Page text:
• 28. CRITERIA FOR HIGH POTENTIAL MARKETS 1. Where are comparable products exported? Look for the largest and fastest growing export destinations for the product over the past several years. Source: For U.S. exporters, and foreign exporters to the U.S., see USITC DataWeb for official U.S. export/import statistics by commodity and country. http://dataweb.usitc.gov/
  • 29. 2. Which countries are importing comparable products? Look for countries with the largest and fastest growing imports of the product over the past several years. Sources: International Trade Centre – Aggregated Trade Statistics http://www.intracen.org/menus/products. htm; Best Market Reports and Industry Subsector Analyses. Criteria For High Potential Markets
  • 30. CRITERIA FOR HIGH POTENTIAL MARKETS3. Which markets do the experts consider most promising? Look for countries recommended as "Best-Prospect" markets for comparable products. Source: Best Market Reports and Industry Subsector Analyses.
  • 31. CRITERIA FOR HIGH POTENTIAL MARKETS 4. Where are comparable products the most welcome and easiest to sell? Look for countries with high receptivity to the product and no significant market barriers. Source: Best Market Reports and Industry Subsector Analyses.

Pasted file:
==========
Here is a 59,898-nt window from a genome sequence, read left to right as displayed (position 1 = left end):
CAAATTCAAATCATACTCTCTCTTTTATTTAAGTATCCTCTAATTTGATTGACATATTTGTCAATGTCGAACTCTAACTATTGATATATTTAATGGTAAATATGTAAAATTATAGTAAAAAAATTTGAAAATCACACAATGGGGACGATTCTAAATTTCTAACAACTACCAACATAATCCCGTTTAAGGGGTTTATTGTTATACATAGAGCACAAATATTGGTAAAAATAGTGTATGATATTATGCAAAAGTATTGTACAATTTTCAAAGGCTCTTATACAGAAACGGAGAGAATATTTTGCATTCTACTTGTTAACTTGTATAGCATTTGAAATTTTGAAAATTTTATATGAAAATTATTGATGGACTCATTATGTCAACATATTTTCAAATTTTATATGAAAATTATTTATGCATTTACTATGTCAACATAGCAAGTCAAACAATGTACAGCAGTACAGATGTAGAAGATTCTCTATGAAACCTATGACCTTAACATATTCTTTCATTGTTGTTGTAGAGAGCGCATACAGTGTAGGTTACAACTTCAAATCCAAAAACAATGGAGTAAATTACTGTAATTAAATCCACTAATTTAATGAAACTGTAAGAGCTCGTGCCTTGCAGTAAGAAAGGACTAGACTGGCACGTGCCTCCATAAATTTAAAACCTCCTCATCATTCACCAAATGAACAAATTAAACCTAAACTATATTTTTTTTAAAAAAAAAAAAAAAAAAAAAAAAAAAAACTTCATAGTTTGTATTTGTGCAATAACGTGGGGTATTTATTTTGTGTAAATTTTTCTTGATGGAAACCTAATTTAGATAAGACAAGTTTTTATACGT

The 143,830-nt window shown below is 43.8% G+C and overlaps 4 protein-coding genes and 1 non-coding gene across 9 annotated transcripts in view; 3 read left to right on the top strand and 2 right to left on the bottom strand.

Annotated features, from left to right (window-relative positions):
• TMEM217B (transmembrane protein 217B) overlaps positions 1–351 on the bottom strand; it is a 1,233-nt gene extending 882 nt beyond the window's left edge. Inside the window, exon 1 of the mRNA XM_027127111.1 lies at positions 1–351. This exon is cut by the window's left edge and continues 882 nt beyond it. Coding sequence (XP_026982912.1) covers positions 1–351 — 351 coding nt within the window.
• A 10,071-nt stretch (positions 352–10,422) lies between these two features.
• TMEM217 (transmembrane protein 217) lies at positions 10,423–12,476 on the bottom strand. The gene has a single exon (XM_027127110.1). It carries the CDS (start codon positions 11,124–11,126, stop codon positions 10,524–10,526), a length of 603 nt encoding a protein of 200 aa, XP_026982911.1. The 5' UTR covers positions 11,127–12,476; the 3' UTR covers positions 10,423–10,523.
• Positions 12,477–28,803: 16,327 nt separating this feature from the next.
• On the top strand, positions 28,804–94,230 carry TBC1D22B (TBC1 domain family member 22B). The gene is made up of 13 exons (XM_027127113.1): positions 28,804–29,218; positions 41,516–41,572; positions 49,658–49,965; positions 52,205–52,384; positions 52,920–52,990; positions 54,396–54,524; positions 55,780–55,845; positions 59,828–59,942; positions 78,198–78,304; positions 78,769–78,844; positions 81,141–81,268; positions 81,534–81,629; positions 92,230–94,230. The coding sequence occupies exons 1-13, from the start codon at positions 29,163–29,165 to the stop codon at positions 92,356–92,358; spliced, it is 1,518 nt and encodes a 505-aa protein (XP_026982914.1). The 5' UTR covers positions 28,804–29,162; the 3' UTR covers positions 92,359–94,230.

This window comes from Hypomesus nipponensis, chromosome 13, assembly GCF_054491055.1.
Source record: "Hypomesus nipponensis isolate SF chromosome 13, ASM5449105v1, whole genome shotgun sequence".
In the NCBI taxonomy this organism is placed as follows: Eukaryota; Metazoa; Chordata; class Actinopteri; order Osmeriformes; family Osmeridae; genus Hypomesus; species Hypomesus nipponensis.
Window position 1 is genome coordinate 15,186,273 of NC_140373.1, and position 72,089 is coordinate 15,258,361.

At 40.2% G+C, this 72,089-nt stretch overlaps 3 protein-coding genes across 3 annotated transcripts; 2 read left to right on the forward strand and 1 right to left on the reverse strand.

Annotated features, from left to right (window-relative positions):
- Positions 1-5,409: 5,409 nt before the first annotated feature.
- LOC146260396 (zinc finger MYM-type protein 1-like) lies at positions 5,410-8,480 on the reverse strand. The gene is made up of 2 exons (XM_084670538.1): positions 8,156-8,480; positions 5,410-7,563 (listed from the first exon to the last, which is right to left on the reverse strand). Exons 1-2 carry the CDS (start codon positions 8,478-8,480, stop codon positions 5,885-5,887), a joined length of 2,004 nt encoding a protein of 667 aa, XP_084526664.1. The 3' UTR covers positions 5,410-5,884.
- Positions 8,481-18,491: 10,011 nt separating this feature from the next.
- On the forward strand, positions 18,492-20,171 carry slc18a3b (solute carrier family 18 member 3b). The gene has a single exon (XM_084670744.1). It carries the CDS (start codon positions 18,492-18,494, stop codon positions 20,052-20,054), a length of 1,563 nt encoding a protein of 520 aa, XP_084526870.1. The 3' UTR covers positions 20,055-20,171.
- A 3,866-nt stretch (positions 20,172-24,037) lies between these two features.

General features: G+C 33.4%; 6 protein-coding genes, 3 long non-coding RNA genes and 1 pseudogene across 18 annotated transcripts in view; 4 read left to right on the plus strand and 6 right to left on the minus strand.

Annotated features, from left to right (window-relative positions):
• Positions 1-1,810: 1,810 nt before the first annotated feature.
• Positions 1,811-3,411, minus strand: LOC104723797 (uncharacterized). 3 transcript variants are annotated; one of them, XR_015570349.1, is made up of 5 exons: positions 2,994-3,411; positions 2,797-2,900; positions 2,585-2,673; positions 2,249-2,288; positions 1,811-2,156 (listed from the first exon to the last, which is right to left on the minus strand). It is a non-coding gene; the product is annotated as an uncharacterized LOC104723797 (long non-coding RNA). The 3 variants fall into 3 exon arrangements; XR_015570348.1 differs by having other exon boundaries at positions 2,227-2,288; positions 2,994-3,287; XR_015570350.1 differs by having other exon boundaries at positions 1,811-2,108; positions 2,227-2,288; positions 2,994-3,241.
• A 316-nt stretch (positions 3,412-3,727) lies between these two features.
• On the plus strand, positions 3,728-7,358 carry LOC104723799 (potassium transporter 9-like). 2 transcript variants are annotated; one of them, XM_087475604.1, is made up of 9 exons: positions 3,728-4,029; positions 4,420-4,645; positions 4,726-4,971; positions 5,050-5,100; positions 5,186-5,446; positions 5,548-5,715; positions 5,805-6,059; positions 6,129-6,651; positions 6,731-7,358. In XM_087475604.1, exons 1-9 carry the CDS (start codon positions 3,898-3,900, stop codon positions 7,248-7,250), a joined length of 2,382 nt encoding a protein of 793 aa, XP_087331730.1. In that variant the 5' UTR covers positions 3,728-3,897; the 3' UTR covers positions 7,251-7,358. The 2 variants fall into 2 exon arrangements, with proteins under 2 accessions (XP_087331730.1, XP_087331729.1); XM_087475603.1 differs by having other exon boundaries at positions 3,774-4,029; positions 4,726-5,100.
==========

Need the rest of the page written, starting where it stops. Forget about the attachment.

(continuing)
• 32. WHAT POTENTIAL MARKET TRADE BARRIERS EXIST? Tarrifs or taxes imposed on imported goods that, when high, may make it difficult to sell your product profitably in a foreign market. Non-tariff barriers, such as laws and regulations that countries enact that protect domestic industries against foreign competition. Non-tariff barriers include import quotas or restrictions on quality of imports. International Standards promoted by the International Standards Organization (ISO) involves establishing quality manufacturing and service standards, and certification and monitoring world wide. Originally advocated by the European Union, around 100 nations are now considering adopting ISO processes, as seen in the IS0 9000 (a generic family of standards and quality control systems). Communication may be a problem if you do not speak your potential customer's language. Distribution arrangements may present barriers if the market has not yet been explored by other U.S. businesses. Whether or not patents and trademarks exist on similar products or property in that country